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Avid reader, Petoskey-stone hunter, lover of great outdoors

Meet Your Principal: Melanie Hoeksema

Melanie Hoeksema is the new Ada Elementary principal. SNN gets to know her in this edition of Meet Your Principal. 

Name: Melanie Hoeksema 

School: Ada Elementary 

Other positions you have held in education: The 1989 Ottawa Hills High School graduate began her career in education 27 years ago as a teacher at Collins Elementary. She also has been a reading consultant and instructional coach in the district.

How about jobs outside education? Camp counselor, lifeguard and swim instructor. “I was a waitress for about a week. That career choice came to an abrupt halt after I (inadvertently) dumped eight glasses of water on a customer. I hung up my apron shortly after that!”

Education/degrees: Hoeksema earned a bachelor’s degree in English and elementary education from Albion College in 1993, and went on to earn a master’s degree in reading from Western Michigan University in 1997. She currently is “part way through principal school” at Grand Valley State University, working toward specialist certification in educational leadership. “It’s busy, but you know what? It’s all good.”

Spouse/children: Married to Tim, for 22 years. Son Cooper is a senior in high school who loves all things theater, and Braydon is a freshman who loves sports and spending time with his friends. 

Hobbies/interests/little-known talent: “I am an avid reader, beach-goer, Petoskey stone and shell hunter and photography buff. I love spending time outside with my family, and dog (Toski) and cat (Luna). 

“A few years ago, I was cast in the ensemble in a summer production of ‘Evita’ in Petoskey. My sons were in the children’s chorus and I thought it would be a great opportunity to work with them. It was a ton of work, but a fun experience. I used to be in musicals when I was young, so it was fun to have another go at it.”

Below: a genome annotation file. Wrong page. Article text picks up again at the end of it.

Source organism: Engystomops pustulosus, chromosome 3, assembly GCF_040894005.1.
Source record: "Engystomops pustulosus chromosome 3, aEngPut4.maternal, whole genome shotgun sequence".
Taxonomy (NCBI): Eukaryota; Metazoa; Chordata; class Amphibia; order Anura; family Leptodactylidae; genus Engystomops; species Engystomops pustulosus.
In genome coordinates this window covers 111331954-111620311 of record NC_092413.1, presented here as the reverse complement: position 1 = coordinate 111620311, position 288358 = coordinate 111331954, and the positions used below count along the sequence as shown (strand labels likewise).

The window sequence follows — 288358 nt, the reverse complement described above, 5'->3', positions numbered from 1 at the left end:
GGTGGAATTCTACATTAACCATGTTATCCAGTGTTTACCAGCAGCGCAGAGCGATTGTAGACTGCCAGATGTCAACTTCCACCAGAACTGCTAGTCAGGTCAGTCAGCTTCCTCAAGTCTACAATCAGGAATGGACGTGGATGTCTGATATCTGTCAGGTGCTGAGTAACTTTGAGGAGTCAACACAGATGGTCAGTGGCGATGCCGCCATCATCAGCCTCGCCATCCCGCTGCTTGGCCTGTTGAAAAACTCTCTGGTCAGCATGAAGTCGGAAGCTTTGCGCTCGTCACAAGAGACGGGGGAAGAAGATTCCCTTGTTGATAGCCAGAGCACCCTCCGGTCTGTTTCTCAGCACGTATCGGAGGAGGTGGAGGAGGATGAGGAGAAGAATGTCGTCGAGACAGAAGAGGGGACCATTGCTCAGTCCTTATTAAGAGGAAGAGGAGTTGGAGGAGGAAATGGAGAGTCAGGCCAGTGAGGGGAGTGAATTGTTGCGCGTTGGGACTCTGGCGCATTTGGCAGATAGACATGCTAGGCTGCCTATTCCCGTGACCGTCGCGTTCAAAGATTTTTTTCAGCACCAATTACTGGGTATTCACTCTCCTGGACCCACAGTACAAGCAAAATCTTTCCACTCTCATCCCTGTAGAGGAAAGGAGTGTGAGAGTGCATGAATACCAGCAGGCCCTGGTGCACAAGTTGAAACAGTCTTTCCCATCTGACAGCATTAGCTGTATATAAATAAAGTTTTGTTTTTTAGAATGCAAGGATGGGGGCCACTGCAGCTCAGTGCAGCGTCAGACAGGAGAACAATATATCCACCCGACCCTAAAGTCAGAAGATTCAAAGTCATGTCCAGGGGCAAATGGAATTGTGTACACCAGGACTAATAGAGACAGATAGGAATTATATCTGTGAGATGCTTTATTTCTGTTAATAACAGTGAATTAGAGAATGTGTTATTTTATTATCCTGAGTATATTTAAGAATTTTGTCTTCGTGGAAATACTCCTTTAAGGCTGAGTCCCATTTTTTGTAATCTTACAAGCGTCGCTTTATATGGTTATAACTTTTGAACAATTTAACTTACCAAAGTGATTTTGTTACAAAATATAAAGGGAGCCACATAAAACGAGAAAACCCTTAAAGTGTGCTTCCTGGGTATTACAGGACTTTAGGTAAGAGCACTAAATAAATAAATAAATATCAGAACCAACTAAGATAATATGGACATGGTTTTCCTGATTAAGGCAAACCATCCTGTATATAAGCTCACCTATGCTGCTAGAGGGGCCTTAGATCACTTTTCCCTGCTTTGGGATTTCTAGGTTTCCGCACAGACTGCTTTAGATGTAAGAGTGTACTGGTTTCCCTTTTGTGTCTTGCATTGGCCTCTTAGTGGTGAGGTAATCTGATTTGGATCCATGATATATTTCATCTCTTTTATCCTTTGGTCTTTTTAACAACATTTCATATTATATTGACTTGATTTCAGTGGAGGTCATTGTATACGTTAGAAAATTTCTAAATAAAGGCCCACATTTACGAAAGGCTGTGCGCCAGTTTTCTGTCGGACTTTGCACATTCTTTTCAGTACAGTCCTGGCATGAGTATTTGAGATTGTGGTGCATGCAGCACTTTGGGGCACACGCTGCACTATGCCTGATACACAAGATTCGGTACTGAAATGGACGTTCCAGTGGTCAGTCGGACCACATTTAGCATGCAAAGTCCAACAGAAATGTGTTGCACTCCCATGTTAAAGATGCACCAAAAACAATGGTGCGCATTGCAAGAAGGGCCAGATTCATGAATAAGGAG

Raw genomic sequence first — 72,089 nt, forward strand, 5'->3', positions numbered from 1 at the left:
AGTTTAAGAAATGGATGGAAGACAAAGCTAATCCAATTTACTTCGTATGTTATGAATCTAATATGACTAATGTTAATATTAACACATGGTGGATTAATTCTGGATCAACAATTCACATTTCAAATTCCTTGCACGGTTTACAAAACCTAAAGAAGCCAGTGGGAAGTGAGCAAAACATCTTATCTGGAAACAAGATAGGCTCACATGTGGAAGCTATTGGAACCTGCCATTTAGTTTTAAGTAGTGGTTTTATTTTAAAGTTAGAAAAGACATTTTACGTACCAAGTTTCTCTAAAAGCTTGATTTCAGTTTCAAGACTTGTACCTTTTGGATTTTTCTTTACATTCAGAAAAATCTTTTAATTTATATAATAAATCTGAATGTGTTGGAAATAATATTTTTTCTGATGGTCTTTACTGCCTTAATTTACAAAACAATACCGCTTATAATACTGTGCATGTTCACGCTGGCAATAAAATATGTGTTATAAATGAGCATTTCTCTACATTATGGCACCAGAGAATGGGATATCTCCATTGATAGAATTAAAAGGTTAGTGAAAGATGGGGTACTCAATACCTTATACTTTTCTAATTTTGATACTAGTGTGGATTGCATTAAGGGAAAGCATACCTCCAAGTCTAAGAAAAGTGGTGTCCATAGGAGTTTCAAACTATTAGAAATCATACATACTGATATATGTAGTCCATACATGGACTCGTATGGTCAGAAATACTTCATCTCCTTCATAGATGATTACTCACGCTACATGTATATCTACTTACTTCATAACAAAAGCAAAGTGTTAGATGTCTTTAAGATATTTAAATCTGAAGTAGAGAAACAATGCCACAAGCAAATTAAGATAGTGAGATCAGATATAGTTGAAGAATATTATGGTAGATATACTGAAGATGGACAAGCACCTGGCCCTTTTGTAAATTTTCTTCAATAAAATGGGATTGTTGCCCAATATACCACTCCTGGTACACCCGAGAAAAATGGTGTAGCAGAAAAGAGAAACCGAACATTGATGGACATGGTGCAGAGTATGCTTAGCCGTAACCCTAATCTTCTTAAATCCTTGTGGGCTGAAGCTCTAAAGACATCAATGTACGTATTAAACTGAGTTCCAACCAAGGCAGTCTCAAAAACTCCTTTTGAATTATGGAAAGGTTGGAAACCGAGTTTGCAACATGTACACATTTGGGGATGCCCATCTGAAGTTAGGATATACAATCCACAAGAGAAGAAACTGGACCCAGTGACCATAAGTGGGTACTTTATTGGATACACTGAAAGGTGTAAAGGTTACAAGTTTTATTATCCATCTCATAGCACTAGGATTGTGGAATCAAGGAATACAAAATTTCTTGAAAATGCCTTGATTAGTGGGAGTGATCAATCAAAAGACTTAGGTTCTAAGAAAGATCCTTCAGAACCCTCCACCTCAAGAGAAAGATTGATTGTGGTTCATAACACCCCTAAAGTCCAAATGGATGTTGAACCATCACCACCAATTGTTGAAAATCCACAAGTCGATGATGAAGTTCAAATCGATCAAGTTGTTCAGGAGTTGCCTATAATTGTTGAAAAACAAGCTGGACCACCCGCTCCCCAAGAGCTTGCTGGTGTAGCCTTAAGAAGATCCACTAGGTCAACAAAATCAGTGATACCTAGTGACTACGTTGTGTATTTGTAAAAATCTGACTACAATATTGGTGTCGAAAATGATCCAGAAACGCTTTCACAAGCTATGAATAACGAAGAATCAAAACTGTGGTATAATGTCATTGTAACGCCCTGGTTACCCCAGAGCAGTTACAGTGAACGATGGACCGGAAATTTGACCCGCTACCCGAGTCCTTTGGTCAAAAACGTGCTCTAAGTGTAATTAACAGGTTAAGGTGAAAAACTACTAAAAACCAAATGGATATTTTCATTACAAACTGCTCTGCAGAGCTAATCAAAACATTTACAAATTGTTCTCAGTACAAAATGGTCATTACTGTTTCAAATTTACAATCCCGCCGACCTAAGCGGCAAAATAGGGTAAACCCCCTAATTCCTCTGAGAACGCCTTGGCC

Melanie Hoeksema at recess in kindergarten at Shawnee Park Elementary, circa 1975 (courtesy)

What kind of kid were you at the age of students at this new school? “I was described by my teachers as a social butterfly who had boundless energy and was always smiling. I talked way too much in class. I was happiest reading a book, avoided learning multiplication and was always enthusiastic about science. 

“I always loved being outside. Where I grew up, we had about three acres in the backyard. We had cherry trees and apple trees and took long walks.” A former Blandford Nature Center student, she said it all “helped foster that love of science and the outdoors.”

The biggest lesson you have learned from students is… “I am always inspired by the resilience students show, how they can adjust and take on new challenges. I have learned over the years to expect the unexpected.” 

If I could go back to school I would go to grade … “Kindergarten, because there’s magic in the imaginary play and joy in each day!”

Regarding starting as a new principal during the pandemic: What is the No. 1 potential positive change for schools you hope comes out of this? “With so many changes to the school day, one positive change I hope to see happening is our ability to be resourceful when solving problems, and thinking creatively. Having the time to reflect on why we are doing things has given us a renewed sense of purpose for holding on to some traditions and creating some new ones.”

If you walked into your new school building to theme music by a favorite artist or band, what would the song be? I am a Broadway show tunes person — and an ‘80s music listener — so I am thinking “Seize the Day” from Newsies, or “Don’t Stop Believing” by Journey.

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Morgan Jarema
Morgan Jarema
Morgan Jarema is a reporter and copy editor, covering East Grand Rapids, Forest Hills and Northview. She is a Grand Rapids native and a product of Grand Rapids Public Schools, including Brookside and West Leonard elementaries, City Middle/High School and Ottawa Hills. She found her tribe in journalism in 1997 and has never wanted to do anything but write. For 15 years she was a freelance journalist for The Grand Rapids Press, covering local schools and government, religion, business, home & garden and lifestyles. She and her husband, John, think even those without kiddos should be invested in their local schools and made to feel a part of them. Read Morgan's full bio

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